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Pakistani teen activist to have reconstructive cranial surgery

January 30, 2013|By Janet Stobart
  • Malala Yousafzai says goodbye to nurses as she leaves Queen Elizabeth Hospital in early January.
Malala Yousafzai says goodbye to nurses as she leaves Queen Elizabeth Hospital… (Queen Elizabeth Hospital…)

LONDON -- Malala Yousufzai, the Pakistani teen who was shot by the Taliban after campaigning for the rights of women and girls for an education, will undergo her final cranial surgery in a few days, her British doctors told reporters Wednesday.

The medical director of Birmingham's Queen Elizabeth hospital, where Malala has been treated since mid-October, outlined in a televised news conference the complex cranial reconstruction procedure.

Malala, 15, gained online fame through the blog she began as an 11-year-old schoolgirl about attending school in an area of Pakistan's Swat Valley under strict Taliban rule, which bans girls from receiving a secondary education.

The blog was transmitted via the BBC and she quickly received wide attention and status as a young campaigner for girls’ rights. In October, Taliban gunmen boarded her school bus and shot her at point-blank range.

After emergency treatment in Pakistan, she was flown to Queen Elizabeth, which specializes in treating military casualties. She was discharged Jan. 3 and is due for what doctors hope will be her last cranial reconstruction procedure.

David Rosser, the medical director, said that within the next 10 days she will undergo cranial reconstruction to repair the left side of her skull, which was shattered by a bullet. She had previously undergone surgery as an outpatient “to repair the left facial nerve, which was damaged by the course of the bullet,” he said.

In a coming procedure she will receive a cochlear implant, Rosser said, noting: "The passage of the bullet destroyed both her eardrum and the middle ear and the tiny bones within the middle ear.”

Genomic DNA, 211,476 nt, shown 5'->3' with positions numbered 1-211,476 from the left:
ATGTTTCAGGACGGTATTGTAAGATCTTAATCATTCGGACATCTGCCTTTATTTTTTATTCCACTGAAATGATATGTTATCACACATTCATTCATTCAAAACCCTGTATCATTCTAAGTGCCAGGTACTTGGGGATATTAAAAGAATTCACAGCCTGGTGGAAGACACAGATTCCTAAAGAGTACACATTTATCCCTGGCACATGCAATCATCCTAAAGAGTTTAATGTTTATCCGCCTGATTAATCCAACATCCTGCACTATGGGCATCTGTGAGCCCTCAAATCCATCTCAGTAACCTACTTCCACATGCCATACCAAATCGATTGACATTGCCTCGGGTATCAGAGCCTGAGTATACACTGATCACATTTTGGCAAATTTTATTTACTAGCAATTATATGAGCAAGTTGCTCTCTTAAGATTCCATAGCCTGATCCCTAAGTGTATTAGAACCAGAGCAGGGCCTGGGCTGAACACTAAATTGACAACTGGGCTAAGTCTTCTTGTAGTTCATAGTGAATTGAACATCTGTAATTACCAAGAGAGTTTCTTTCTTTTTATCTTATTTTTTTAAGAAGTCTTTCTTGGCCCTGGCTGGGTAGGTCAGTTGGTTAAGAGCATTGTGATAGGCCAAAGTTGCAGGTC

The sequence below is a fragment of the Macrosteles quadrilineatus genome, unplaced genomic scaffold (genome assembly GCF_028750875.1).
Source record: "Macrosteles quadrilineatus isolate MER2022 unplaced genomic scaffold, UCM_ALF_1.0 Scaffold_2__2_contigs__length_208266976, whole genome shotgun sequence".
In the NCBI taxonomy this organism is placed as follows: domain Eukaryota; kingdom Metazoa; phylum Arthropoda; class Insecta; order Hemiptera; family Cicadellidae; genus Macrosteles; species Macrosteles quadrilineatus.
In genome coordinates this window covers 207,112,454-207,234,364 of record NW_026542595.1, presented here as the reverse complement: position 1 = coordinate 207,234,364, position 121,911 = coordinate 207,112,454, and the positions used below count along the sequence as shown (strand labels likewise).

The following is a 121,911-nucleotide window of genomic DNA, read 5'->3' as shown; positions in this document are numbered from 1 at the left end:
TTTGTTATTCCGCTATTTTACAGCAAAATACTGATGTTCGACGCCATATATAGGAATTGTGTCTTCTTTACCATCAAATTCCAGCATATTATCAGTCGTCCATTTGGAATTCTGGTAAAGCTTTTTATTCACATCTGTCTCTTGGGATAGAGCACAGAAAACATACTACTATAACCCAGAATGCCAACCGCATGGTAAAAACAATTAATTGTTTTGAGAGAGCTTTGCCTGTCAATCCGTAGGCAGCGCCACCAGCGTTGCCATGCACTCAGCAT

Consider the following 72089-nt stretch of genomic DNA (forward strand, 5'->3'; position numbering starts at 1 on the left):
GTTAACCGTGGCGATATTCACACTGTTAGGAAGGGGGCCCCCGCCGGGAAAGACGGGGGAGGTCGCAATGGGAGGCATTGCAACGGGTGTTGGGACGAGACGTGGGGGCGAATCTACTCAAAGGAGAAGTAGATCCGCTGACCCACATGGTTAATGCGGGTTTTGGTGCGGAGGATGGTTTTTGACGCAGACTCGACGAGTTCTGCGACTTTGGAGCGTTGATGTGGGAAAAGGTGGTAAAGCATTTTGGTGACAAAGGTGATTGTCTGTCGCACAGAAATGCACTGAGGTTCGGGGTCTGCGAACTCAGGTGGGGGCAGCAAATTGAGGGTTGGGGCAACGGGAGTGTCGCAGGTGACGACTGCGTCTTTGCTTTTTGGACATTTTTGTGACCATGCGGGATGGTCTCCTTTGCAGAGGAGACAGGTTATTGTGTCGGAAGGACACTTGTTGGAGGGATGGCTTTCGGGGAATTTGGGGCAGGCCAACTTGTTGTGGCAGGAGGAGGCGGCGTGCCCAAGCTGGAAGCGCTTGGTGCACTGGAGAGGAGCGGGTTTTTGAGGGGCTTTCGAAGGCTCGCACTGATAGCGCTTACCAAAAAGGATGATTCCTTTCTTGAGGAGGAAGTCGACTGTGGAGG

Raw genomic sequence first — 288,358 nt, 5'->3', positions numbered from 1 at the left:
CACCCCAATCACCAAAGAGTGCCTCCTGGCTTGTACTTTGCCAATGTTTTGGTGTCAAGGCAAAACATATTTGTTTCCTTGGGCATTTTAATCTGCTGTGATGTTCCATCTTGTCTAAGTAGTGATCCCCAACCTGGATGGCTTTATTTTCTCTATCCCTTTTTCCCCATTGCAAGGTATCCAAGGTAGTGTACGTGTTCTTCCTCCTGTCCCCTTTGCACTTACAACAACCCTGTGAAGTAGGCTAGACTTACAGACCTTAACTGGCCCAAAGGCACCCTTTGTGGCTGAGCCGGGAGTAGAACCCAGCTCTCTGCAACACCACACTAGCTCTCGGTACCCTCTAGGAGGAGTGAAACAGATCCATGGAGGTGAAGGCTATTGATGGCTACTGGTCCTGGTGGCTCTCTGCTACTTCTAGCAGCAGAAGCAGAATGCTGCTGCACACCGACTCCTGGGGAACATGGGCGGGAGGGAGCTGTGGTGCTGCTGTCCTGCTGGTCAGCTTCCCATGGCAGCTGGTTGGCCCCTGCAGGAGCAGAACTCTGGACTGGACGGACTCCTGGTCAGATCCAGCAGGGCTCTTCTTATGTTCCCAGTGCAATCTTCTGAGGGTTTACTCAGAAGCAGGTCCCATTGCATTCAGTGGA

Malala is currently deaf in her left ear but should recover her hearing after complex implant surgery.

Rosser paid tribute to the emergency treatment performed by the Pakistani hospital as well as to the teenager herself for her determination.

“Her recovery is remarkable and it’s undoubtedly a testament ... to her resilience and her strength," he said. "There’s also no doubt that the surgery performed in Pakistan was lifesaving. Had that first operation not been to such a high standard she wouldn’t have survived.”

There should be no long-term damage such as the kind often resulting from head injuries, he said.

"She’s not naïve at all about what happened to her," he said, but Malala is "incredibly determined to speak for her cause.” 

Tributes have poured into a hospital website opened for goodwill messages from well-wishers and supporters, many asking for her candidacy for the next Nobel Peace Prize. 

Since her recovery in the Birmingham hospital, she has been joined by her immediate family. Her father, Ziaududdin Yousufzai,  has been appointed education attaché at the Pakistani consulate  in Birmingham.


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